Airway MedicalHealth EquitySMACCSurgeryAnaesthetics in Bariatric Surgery: Ben Shippey

Anaesthetics in Bariatric Surgery: Ben Shippey

Ben Shippey discusses the important anaesthetic considerations in bariatric surgery. Obesity surgery can induce a strong response in healthcare professionals.

These biases must be overcome to facilitate efficient and safe services. Evidently, Bariatric surgery provides many challenges.

To begin with, healthcare professionals can associate negative thoughts with obesity.

Secondly, these patients present complex respiratory and cardiovascular physiology that must be considered.

Ben highlights three important considerations when preparing for, and delivery anaesthetics in the bariatric population. These are Attitude, Assessment and Act.

Attitude –

Encompasses the attitude of the physicians, theatre team and the patient themselves. One must recognise and change their thinking about the obese patient. Ben’s team does this by realising the complex psychological background these patients invariably have.

Assessment –

Furthermore, a multidisciplinary team must undertake a broad assessment.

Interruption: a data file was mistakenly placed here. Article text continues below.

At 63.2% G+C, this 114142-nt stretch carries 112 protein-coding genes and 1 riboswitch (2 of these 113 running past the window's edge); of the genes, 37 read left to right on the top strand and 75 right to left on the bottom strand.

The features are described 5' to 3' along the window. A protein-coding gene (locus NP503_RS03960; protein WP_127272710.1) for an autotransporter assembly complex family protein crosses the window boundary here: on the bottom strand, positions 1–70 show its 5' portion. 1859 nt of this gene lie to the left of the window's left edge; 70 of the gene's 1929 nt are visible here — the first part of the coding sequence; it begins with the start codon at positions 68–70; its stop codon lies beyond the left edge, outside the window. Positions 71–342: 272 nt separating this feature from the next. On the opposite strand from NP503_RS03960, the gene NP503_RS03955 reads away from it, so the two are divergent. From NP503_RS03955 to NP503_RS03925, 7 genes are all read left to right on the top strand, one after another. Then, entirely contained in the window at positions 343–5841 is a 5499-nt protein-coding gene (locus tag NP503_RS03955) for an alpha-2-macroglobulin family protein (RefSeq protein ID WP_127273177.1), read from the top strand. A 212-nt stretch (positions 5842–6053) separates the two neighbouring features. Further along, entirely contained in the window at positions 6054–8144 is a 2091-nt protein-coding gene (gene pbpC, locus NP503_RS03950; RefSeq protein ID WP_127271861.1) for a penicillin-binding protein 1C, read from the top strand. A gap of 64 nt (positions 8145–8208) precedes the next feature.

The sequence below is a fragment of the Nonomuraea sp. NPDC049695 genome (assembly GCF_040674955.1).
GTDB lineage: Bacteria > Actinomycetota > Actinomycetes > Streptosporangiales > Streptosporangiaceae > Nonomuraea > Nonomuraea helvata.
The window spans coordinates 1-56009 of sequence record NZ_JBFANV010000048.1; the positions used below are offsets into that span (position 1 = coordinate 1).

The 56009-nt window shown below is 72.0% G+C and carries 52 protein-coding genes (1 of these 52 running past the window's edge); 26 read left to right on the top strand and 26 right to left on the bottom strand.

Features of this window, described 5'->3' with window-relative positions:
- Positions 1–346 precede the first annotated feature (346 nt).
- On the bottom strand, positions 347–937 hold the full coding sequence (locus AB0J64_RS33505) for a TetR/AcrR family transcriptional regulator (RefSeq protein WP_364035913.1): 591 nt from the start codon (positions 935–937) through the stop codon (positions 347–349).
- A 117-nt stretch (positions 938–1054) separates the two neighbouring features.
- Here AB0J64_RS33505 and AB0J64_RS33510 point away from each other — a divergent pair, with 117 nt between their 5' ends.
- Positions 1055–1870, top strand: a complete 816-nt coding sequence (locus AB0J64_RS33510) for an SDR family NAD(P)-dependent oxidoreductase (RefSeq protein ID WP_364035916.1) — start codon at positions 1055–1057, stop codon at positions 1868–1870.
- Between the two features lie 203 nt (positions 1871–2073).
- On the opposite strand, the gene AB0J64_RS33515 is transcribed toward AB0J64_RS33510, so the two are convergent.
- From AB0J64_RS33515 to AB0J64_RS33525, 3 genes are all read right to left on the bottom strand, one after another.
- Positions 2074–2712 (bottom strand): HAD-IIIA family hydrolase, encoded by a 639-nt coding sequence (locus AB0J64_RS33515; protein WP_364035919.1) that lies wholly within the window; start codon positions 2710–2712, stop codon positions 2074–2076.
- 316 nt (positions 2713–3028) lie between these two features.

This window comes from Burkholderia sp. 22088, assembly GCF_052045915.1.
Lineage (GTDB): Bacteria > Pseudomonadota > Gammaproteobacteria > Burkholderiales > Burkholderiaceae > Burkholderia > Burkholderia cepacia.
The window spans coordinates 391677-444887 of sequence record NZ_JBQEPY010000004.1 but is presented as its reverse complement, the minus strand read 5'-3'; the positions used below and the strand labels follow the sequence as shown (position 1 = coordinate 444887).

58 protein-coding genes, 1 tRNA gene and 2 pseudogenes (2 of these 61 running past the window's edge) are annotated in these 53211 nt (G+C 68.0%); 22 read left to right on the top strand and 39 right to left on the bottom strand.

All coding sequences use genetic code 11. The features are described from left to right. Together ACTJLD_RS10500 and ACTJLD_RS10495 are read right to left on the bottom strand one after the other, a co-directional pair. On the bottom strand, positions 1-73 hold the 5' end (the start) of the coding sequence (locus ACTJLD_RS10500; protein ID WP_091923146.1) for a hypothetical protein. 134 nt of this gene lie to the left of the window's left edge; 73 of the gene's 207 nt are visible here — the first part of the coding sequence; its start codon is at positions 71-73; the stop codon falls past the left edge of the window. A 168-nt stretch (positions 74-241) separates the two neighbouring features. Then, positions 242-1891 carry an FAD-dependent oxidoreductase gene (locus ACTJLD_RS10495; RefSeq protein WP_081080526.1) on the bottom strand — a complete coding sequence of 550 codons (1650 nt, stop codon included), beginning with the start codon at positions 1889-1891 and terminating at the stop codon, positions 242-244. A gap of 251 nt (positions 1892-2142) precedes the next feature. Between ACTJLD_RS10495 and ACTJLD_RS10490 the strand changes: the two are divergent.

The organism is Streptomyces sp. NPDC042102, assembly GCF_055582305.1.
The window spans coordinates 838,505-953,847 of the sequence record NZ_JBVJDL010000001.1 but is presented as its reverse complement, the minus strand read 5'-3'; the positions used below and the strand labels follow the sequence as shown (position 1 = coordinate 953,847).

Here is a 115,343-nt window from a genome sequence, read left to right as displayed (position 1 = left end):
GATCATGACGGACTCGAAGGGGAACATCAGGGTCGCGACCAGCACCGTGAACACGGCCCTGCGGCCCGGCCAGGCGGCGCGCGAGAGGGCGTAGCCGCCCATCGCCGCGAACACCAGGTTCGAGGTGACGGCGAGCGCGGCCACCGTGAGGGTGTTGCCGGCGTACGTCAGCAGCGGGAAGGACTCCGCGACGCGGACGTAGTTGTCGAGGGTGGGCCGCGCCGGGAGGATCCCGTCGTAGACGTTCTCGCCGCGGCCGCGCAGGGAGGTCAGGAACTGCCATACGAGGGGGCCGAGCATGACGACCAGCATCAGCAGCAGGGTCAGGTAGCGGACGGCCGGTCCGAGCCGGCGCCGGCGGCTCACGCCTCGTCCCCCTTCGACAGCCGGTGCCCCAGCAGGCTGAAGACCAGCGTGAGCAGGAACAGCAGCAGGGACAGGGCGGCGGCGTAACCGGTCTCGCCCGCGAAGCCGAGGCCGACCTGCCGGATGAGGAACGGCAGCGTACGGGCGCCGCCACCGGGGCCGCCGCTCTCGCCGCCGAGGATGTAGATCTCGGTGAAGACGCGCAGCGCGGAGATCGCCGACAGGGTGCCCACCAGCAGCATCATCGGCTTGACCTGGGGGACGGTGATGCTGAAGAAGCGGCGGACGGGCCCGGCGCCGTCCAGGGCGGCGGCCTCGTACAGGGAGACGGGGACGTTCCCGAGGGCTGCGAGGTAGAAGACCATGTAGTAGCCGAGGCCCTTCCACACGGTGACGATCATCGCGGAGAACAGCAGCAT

Specifically for the anaesthetic team, there is a complex decision pathway, especially with managing the airway. The broad principle should be to shorten the time between the awake, vertical, spontaneously breathing obese person and the supine, anaesthetised, intubated and positively pressure ventilated patient.

Finally, Act –

As Ben states, the previous two points are null and void if it does not change practice. The key element to act is to plan! This involves having a clear action plan for the intubation of the patient and failing that, clear points at which Plan B, C and D will be initiated.

He encourages his theatre staff to alert him when a cut off Sp02 is reached so he can move to the next course of action. He comes prepared – for example, by having the cricothyroid membrane marked out.

Furthermore, it is important to consider putting the patient to sleep and waking them up. As Ben puts it – pay attention to the take off as well as the landing!

Lastly, the post-operative care is significantly important. Remember patient positioning in bed (not slumped) and encourage early mobilisation.

These patients need to be up and moving, as well as having the appropriate DVT prophylaxis in place. The obese patient presents unique challenges to the anaesthetist.

Anaesthetics in Bariatric Surgery: Ben Shippey

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Ben Shippey